# Normal Distribution

I have to comment first that I absolutely adore charts and graphs and am thrilled by this chapter :) It's so useful for all the sites I run!

A normal distribution is a symmetrical, bell shaped curve. There's more probability of a "central" number and less probability of outliers the further away you get. The tallest part of the curve is at the center mean / median and then it tapers off evenly on either side. I see normal distributions all the times in my graphs. For example editors on my site write an average of 4 articles a month. Some write more, some write less, but there's a big "bump" at that 4 value and then it tapers off fairly evenly in either direction.

Here's an example of normal distributions.

A uniform distribution is one where the probability of results is even across all the options. So if I was playing Dungeons and Dragons and tracking how many times my 20-sided-die came up with each number over the course of a campaign, hopefully over time it would come up with an equal probability of each number.

The exponential distribution is one of my favorites, it's where there is a skewing going on towards one end. There are a whole lot of certain items then less, and less heading down towards the bottom number. It's not a bell where they center around a mean and tail off on either end. Rather there's a huge number on one end and a small number on the other end. An example here might be the probability of having to let go an editor for plagiarism at BellaOnline per month. It might be that the vast majority of times the probably is zero so the zero mark is extremely high. Then having to let 1 editor go would be much less frequent. Having to let 2 editors go would be even more infrequent and so on. The numbers would drop precipitously as we move along the graph.

Someone asked how I choose how to lay out a given graph.

For me, being a person primarily interested in mentoring and less in scientific analysis, the reason I make graphs is to help my visitors or editors understand something easily. I am making the graphs for an "average lay person" who knows little about math or statistics but who needs to understand something. So my main desire is to make the graph easy to understand. Some common practices - like starting the graph at a non-zero number - would baffle them. So I try to choose whatever graph helps them see the data most easily.

So really the question is - why are they looking at the graph? What do they want to learn? So let's say I'm graphing for an editor their site traffic month by month. They would be looking at this because they want to know if their traffic is going up or down or staying steady. If I gave them a pie chart it'd be confusing to see how it changed month to month. So say I show them this -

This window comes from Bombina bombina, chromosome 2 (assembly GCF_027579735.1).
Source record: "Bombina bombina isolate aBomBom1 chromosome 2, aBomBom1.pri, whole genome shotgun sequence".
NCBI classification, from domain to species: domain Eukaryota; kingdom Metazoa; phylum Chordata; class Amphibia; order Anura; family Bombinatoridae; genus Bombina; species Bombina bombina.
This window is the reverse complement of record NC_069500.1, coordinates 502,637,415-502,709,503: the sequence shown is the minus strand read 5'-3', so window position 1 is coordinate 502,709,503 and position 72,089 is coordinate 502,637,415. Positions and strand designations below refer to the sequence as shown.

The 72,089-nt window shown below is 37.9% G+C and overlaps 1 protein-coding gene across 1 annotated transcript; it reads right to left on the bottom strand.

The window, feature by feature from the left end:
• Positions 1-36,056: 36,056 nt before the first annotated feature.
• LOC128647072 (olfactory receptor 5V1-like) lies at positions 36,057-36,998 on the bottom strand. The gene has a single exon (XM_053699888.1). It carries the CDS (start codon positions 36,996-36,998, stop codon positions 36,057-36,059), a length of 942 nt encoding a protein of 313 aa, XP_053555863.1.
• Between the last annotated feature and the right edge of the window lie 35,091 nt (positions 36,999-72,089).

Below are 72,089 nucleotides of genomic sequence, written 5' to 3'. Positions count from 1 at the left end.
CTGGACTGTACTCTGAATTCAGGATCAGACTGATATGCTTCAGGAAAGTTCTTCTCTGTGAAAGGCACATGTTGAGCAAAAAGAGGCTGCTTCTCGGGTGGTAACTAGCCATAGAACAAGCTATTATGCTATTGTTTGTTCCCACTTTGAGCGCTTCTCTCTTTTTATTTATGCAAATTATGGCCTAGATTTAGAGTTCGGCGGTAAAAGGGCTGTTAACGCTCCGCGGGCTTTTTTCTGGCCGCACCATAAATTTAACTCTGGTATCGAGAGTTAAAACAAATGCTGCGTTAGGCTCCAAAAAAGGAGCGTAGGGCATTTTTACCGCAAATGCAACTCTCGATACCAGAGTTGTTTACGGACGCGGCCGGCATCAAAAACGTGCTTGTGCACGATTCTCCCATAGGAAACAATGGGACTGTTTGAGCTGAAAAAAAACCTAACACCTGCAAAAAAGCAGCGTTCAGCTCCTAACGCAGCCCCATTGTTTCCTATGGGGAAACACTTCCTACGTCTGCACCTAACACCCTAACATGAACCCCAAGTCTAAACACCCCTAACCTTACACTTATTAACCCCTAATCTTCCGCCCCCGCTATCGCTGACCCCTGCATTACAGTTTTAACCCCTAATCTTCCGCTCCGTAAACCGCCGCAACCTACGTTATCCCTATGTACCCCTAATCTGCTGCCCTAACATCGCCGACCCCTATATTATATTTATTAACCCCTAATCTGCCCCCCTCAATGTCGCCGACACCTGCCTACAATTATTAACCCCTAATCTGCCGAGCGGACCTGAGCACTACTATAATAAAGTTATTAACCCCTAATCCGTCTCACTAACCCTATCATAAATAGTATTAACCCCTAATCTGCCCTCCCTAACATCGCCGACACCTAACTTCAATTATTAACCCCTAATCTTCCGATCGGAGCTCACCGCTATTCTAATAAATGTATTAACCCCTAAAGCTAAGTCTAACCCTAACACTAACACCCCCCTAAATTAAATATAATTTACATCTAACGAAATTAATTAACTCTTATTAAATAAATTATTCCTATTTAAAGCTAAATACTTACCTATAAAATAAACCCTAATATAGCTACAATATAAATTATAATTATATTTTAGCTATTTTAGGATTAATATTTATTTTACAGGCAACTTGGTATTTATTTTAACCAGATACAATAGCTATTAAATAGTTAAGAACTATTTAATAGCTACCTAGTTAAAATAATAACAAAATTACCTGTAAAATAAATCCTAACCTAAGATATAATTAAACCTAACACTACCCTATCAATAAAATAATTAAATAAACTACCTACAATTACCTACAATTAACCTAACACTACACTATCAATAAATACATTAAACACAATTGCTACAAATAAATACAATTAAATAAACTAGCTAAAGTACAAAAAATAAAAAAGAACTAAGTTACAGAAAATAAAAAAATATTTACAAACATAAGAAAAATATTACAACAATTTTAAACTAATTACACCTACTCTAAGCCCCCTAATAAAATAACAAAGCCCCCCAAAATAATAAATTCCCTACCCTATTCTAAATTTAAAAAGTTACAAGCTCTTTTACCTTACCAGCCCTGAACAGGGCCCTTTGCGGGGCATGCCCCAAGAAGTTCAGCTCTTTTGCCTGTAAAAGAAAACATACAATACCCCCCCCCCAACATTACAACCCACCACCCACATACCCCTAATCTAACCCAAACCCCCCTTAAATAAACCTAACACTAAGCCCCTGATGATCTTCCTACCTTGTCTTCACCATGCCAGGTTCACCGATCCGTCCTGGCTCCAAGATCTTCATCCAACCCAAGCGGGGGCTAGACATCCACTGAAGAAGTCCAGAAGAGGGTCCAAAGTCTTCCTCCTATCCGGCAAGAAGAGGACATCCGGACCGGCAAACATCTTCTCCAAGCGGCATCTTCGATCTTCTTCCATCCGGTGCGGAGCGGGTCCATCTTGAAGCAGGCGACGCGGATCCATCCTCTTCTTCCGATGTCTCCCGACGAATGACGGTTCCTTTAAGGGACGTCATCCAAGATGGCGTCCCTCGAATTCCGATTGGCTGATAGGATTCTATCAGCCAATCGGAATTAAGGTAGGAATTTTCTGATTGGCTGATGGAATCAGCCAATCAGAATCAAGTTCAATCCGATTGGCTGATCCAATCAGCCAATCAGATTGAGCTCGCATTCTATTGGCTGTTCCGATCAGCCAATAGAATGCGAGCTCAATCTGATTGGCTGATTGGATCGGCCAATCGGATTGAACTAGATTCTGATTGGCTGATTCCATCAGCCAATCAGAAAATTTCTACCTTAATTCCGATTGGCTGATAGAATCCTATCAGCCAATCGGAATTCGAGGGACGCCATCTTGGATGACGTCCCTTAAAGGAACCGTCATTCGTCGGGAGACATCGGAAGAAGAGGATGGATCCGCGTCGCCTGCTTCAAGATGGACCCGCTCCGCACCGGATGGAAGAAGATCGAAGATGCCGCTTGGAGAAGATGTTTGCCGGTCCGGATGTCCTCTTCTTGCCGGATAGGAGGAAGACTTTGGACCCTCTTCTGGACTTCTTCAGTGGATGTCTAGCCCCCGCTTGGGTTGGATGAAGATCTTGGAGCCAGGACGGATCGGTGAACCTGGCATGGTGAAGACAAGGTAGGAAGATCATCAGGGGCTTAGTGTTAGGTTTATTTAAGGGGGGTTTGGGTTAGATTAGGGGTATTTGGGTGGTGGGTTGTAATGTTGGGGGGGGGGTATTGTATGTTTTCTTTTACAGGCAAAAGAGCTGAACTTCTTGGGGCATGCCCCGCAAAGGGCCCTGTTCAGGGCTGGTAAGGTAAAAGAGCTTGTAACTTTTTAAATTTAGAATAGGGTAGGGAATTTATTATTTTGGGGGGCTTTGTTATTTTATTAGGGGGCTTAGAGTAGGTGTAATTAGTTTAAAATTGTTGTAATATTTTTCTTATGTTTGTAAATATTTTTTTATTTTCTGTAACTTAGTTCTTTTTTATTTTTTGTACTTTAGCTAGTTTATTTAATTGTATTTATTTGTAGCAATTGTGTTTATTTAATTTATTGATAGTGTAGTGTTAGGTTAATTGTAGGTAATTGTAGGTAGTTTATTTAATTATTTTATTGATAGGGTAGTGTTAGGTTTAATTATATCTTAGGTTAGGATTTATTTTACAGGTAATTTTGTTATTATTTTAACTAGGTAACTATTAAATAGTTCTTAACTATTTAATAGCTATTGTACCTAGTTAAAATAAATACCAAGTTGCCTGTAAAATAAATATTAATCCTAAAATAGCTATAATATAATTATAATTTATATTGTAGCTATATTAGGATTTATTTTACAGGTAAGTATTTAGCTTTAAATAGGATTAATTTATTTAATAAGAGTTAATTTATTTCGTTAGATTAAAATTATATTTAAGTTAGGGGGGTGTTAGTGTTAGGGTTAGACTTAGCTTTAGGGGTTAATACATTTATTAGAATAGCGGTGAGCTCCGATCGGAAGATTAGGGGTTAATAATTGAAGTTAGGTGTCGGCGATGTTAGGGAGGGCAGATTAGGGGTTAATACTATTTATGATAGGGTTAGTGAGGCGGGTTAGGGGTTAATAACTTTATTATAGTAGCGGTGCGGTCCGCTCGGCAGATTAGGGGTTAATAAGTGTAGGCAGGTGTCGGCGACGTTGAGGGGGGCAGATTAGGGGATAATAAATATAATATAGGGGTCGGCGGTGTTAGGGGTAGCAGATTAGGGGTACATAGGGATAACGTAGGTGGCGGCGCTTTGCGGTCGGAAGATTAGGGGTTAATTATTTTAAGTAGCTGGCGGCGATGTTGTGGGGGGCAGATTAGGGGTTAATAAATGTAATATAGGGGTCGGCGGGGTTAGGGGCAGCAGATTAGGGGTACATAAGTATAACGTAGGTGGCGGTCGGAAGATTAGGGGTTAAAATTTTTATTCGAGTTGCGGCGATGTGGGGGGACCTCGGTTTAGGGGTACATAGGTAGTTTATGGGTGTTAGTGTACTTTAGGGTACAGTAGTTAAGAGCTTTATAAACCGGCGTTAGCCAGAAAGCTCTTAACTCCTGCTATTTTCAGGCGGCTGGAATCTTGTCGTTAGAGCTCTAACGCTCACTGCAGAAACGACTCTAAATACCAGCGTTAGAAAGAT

an editor looking at that cannot answer their question easily. However, let's say instead I show them this -

Now the editor can answer the questions they have about their site traffic more easily.

So the key is to know what the viewer wants to know about the data. What do they need to understand? Then you lay out the data to help them understand that.

There's a great book called The Long Tail by Chris Anderson. Long tails are prevalent on the web and quite fascinating. In essence the idea is that the majority of traffic is going to be on popular pages. So for example on my low carb site I get a ton of traffic on my low carb beer pages. Then the numbers drop down from the highs of the super-popular pages, through the middle pages, and then they start to taper off into all the hardly-hit pages - but all of those hardly hit pages still do get some traffic. The more pages you have, the more that all those smaller numbers add up.

So for example I've read that every single tune in the iTunes library gets downloaded at least once a month. Every single one! There is no entry, no matter how obscure, that lingers untouched. Someone out there in the web universe is interested in it. So by having 14 million songs in their library, they ensure at least 14 million downloads every month. Yes, some songs get far more downloads. Those are the big end of the graph. But all of those "long tail" little downloads also have a huge impact.

So when you do these types of graphs, you do look at the big front end of it. But you also look at the long tail of it, and examine that area! The graphs are immensely useful.

Nearly Normal Distributions

I see nearly-normal distributions all the time in my various websites, they are the usual way that things graph out.

A normal distribution looks like a bell when you graph it out. It's high in the middle and lower on both ends, in a symmetrical way.

The mean and median both match up because of that symmetry.

Technically a normal distribution is infinite although I have to say in practice that my nearly-normal charts are never infinite. They usually start at zero (although sometimes there are no zero values, like with article traffic, it's extremely rare for an article to get ZERO traffic at all in a given month). They usually go up to some top number, whatever that is and that is generally predictable based on history of whatever I'm tracking.

Theoretically the middle 50% of the bell shape is going to have 1 1/3 standard deviations. This is more technical than I tend to get with my graphs, but I do agree with the corresponding visual thought that the bulk of the bell is tucked right around the center point. That is, my graphs which are nearly normal distributions don't tend to be squashed very wide bells. They tend to be "sturdy thick" bells which is what this theory seems to be indicating with numbers. I do pay attention, when doing up graphs, at how "sturdy thick" a bell is, and if one is looking very squashed, it makes me pay attention.

Statistics Basics